It takes years in biotechnology to forge an enduring success. But failure is always just one false step away.
Look at Dendreon ($DNDN). A little more than a year ago, the biotech pioneer was celebrated for its groundbreaking science and steadfast perseverance in the face of FDA obstacles as it won an approval for Provenge, its treatment vaccine for advanced prostate cancer. Now the biotech is subjected to harsh criticism--if not outright scorn--every time it comes out with a quarterly report with weak sales figures and uncertain projections.
If you just listened to CEO Mitch Gold, who went from hero to goat in less time than it takes to design a Phase III study, you might believe that the only major problem the company faces is physician reluctance to order its expensive treatment without some reassurances payers will reimburse for it on a timely basis.
But in survey after survey--from Decision Resources to R.W. Baird--the issues fracture into a complex set of factors that aren't easy to control and that need to be clearly understood by everyone in the development industry. Physicians aren't just feeling threatened about getting left on the hook for a $93,000 bill--although that is a factor. They're also deeply conflicted about providing a drug to patients who may face a 25% to 30% or 35% coinsurance charge on the treatment. Many doctors clearly don't believe that a drug that delivers a median benefit of four months of life warrants the overall cost. Meanwhile, new rivals are appearing in the market that cost less and aren't as difficult to administer.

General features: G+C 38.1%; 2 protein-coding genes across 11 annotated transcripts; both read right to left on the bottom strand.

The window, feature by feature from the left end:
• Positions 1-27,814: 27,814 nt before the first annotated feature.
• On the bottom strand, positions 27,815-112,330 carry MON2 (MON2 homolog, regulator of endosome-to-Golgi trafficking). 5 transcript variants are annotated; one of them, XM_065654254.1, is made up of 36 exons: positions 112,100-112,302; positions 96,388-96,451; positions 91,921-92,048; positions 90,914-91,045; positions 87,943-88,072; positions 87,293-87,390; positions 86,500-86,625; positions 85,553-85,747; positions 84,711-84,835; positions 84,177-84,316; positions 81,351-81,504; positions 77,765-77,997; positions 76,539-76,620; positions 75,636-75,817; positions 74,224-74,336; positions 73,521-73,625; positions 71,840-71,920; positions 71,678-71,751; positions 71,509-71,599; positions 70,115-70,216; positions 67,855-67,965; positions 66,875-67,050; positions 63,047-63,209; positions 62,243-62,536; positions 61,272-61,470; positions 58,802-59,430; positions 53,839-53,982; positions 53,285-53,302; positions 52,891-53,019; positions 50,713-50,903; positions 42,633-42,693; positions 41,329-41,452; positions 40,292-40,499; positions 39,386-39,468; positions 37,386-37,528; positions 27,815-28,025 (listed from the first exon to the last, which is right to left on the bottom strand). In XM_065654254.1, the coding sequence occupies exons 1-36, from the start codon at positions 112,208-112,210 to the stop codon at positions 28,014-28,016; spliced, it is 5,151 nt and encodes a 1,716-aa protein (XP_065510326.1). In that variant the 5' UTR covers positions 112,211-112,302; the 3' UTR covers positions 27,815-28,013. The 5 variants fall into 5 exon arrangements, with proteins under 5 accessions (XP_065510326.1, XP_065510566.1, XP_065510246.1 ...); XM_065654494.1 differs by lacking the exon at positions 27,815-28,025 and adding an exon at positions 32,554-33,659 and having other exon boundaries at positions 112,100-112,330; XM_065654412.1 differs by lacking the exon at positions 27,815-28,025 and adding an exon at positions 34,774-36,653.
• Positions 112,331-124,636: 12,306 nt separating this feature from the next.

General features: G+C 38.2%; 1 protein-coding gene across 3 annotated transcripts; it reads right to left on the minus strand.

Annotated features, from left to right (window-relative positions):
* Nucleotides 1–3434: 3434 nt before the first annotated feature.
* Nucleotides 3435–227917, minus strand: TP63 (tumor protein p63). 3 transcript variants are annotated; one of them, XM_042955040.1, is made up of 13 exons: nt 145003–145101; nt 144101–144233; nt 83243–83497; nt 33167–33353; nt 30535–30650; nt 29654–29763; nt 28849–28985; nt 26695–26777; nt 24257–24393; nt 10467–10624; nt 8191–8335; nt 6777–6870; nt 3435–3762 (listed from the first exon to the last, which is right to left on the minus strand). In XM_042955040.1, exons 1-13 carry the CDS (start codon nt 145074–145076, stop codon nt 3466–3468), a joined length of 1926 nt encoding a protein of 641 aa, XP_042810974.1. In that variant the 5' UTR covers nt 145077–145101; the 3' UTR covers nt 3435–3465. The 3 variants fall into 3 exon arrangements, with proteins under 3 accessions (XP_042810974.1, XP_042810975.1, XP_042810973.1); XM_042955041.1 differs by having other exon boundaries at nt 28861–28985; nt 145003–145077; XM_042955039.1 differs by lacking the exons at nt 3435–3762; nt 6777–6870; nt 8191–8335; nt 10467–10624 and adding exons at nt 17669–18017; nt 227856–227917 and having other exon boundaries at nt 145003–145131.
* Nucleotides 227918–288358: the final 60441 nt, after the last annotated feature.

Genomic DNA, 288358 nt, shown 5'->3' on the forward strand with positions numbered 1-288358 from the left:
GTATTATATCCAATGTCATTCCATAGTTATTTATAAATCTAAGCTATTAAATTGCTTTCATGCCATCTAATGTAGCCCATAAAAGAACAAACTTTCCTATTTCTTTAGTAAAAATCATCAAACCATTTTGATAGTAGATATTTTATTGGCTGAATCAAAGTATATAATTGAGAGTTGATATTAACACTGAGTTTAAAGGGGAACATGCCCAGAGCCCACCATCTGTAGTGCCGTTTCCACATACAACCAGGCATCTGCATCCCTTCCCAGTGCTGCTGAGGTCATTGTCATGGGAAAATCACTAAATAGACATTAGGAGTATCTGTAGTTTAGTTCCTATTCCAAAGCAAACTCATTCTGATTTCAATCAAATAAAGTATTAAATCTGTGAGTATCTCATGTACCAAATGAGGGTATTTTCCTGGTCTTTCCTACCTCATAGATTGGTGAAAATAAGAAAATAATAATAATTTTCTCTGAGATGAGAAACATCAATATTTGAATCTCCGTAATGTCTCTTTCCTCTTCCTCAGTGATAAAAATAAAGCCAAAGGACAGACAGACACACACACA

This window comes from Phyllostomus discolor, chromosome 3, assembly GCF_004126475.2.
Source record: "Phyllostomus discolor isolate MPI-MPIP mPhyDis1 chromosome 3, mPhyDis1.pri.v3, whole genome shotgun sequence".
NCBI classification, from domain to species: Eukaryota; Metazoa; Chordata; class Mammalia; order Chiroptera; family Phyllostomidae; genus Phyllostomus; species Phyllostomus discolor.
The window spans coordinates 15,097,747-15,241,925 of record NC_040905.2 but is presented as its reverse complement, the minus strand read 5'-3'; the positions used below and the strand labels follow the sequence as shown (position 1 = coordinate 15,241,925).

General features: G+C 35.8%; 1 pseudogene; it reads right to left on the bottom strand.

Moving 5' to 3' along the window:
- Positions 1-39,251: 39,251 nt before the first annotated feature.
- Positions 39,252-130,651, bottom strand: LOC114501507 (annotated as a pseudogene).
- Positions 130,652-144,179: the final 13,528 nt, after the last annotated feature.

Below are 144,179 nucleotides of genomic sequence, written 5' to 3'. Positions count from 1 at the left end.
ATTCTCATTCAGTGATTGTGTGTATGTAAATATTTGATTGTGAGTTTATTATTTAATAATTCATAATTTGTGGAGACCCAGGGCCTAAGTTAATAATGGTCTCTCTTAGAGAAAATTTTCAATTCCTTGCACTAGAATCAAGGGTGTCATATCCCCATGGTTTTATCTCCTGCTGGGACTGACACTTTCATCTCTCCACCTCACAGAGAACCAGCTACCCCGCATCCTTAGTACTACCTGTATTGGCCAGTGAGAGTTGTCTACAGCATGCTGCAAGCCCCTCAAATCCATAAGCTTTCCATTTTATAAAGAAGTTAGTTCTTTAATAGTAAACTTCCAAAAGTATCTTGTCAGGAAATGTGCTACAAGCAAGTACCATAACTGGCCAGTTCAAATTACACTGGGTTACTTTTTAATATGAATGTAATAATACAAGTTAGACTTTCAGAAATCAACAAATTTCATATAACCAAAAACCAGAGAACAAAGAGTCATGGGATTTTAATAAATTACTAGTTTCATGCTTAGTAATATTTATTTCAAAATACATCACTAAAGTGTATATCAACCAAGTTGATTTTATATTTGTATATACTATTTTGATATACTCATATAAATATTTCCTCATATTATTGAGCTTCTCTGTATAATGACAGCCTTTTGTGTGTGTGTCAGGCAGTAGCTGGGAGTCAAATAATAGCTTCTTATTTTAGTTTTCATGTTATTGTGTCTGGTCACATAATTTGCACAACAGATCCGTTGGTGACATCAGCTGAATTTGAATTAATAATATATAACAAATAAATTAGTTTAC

One of the new priorities in any development group these days is to get a clear and early read on payers' willingness to cover a drug once it gains approval. Maybe they should take some extra time and try to figure out how providers are assessing costs and benefits in the U.S.
The bar keeps getting raised in biotech. That trend will not end anytime soon.